When I first got into this whole Jesus thing I had recently witnessed the shooting death of a good friend (long long story, I’ll post it here in the near future).  I was torn up with PTSD, etc and didn’t see a way forward.  My uber religious, very frisky girlfriend, who had just dumped me, had previously dragged me to church enough for me to think that maybe there was something behind the Jesus door.  I had tried everything else, what the hell.  I had a very powerful experience and began attending church on a regular basis.  It was weird growing up Catholic then finding myself in the midst of this Evangelical wonderland.  My early experiences were especially interesting.

A girl took me to church one time, a very large Dallas church.  As we passed by the bookstore I asked if Jesus would be by to turn over the tables?  She didn’t laugh.  After the crackers and the tiny plastic cups of grape-juice were passed out, the offering plate came my way.  “What’s this, the bill for lunch?”  “Get it?  The bill for lunch?”  I thought it was hilarious, but obviously had a few things to learn about the culture.

At this new place, and within this new culture, the message was clear – we are all charged with spending our lives trying to get our act together.  The Bible studies, the sermons, the small groups, all were focused primarily on rule following.

So, I spent the majority of my adult years believing that God wanted obedience first and foremost.  He’s only happy when we’re doing what we’re supposed to.  When we’re not, he’s shinin’ up the lightening bolts.

A few years later I was accepted to grad school where I would spend the next 4 years working on my Master’s degree (it was a 120+ hour program – not bragging, just didn’t want anyone thinking I’m a slacker.  There’s other evidence for that).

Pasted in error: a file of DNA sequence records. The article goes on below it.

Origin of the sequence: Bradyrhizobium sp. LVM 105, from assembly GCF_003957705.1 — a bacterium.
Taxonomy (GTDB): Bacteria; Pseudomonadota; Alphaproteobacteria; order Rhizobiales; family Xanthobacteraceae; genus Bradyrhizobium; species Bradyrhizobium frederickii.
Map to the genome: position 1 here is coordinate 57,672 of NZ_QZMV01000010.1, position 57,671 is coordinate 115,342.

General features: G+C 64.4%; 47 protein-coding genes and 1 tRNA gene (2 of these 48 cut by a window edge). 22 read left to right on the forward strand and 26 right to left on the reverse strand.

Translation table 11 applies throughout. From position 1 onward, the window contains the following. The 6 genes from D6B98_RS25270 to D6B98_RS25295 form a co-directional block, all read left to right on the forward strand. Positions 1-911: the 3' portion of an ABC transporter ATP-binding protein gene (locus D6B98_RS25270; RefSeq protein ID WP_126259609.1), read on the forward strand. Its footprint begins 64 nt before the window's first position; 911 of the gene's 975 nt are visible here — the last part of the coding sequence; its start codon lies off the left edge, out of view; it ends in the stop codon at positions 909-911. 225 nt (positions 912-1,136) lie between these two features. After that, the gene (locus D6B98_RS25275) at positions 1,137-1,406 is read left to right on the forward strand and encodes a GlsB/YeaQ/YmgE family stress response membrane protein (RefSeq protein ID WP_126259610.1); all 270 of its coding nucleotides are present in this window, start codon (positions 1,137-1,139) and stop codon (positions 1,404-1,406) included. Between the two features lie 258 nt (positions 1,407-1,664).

A big chunk of my curriculum was focused on ancient Greek and Hebrew so that I could study the scriptures more in-depth.  Our professors encouraged us, over and again, to not let our biases, our emotions, or our culture do the translating/interpreting.

We were to try our best to let the texts speak for themselves.

I was once instructed that, if I didn’t agree with widely held beliefs, that was ok.  If I didn’t defend them well however, I’d get an F.  Not bad for a conservative Christian Seminary that many would consider to be the mecca of all close-mindedness.

Jesus’ Main Message

A couple of years after I graduated I read a passage in the New Testament that I had read a thousand times.  This time it hit me differently.  In our Greek manuscripts it reads:

ἐγὼ ἦλθον ἵνα ζωὴν ἔχωσιν καὶ περισσὸν ἔχωσιν
I came so that they might have life, and have (it) overflowing.

Note that He didn’t say

  • I came so that they would all get their act together
  • I came so that they would think right things about me
  • I came so that they might learn to defend themselves from the evils of this world
  • I came so that they might find some people to harass, belittle, and marginalize
  • vote a certain way
  • hate the gays
  • avoid alcohol

By “life,” He wasn’t referring to the next life.  There are plenty of scriptures where Jesus clearly refers to Heaven.  This particular statement gives no evidence that he’s referring to anything other than life in the here and now.

This is something that He wants for you and I – today.  Right now.

Jesus’ main message is life.

For me, in this moment, I decided to let this passage govern my thinking about God, Jesus, the Bible, and my life till the day I die.  Whenever I run into confusion, fear, apathy, or general stupidity, this passage gets me back on track.

What’s even more interesting is the fact that everyone on the planet is desperately looking for life.  Some of us are killing ourselves (and sometimes others) because we want LIFE.

What Jesus claimed to be devoted to giving to us, we’re all trying like hell to get.  More intimacy, more significance, more fun, more laughter, more pleasure, more more more more more.

The entire world – dead, alive, and yet-to-be-born will always have at the core of it’s life the quest for life.

And here’s this not-so-attractive, unassuming, friend-to-whores-and-sinners, so-called Rabbi, claiming that the purpose for His very existence is the very thing we’re all clamoring for.  He’s not going to give us a jet, or a mansion, or a hot wife.  It’s not that these things are bad, they’re simply not what we’re looking for – they’re merely symptoms of deeper wants.